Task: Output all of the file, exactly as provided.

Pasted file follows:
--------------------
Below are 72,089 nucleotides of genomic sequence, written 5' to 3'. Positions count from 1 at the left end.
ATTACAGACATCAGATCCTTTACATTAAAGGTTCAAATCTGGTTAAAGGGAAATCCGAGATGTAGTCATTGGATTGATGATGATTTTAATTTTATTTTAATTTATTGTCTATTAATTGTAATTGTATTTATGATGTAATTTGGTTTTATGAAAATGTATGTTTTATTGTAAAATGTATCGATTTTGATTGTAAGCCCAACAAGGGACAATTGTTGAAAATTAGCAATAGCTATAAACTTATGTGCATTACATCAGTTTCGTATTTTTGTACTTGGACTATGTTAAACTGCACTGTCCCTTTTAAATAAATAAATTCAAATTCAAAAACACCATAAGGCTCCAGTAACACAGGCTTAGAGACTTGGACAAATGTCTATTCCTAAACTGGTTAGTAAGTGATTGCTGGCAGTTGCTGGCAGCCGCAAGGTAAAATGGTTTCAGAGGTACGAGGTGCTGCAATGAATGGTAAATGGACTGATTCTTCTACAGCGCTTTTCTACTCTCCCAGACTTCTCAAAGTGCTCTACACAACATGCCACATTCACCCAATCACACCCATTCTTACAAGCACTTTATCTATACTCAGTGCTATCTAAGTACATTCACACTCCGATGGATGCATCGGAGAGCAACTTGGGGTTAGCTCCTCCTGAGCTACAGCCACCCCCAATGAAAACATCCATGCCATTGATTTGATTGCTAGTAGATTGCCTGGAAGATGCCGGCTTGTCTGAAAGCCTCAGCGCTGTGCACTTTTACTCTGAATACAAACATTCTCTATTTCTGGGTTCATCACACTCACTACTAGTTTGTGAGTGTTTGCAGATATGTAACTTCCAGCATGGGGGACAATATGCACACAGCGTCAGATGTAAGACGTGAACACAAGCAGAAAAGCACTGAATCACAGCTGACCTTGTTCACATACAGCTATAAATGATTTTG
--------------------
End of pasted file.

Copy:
Below are 72,089 nucleotides of genomic sequence, written 5' to 3'. Positions count from 1 at the left end.
ATTACAGACATCAGATCCTTTACATTAAAGGTTCAAATCTGGTTAAAGGGAAATCCGAGATGTAGTCATTGGATTGATGATGATTTTAATTTTATTTTAATTTATTGTCTATTAATTGTAATTGTATTTATGATGTAATTTGGTTTTATGAAAATGTATGTTTTATTGTAAAATGTATCGATTTTGATTGTAAGCCCAACAAGGGACAATTGTTGAAAATTAGCAATAGCTATAAACTTATGTGCATTACATCAGTTTCGTATTTTTGTACTTGGACTATGTTAAACTGCACTGTCCCTTTTAAATAAATAAATTCAAATTCAAAAACACCATAAGGCTCCAGTAACACAGGCTTAGAGACTTGGACAAATGTCTATTCCTAAACTGGTTAGTAAGTGATTGCTGGCAGTTGCTGGCAGCCGCAAGGTAAAATGGTTTCAGAGGTACGAGGTGCTGCAATGAATGGTAAATGGACTGATTCTTCTACAGCGCTTTTCTACTCTCCCAGACTTCTCAAAGTGCTCTACACAACATGCCACATTCACCCAATCACACCCATTCTTACAAGCACTTTATCTATACTCAGTGCTATCTAAGTACATTCACACTCCGATGGATGCATCGGAGAGCAACTTGGGGTTAGCTCCTCCTGAGCTACAGCCACCCCCAATGAAAACATCCATGCCATTGATTTGATTGCTAGTAGATTGCCTGGAAGATGCCGGCTTGTCTGAAAGCCTCAGCGCTGTGCACTTTTACTCTGAATACAAACATTCTCTATTTCTGGGTTCATCACACTCACTACTAGTTTGTGAGTGTTTGCAGATATGTAACTTCCAGCATGGGGGACAATATGCACACAGCGTCAGATGTAAGACGTGAACACAAGCAGAAAAGCACTGAATCACAGCTGACCTTGTTCACATACAGCTATAAATGATTTTG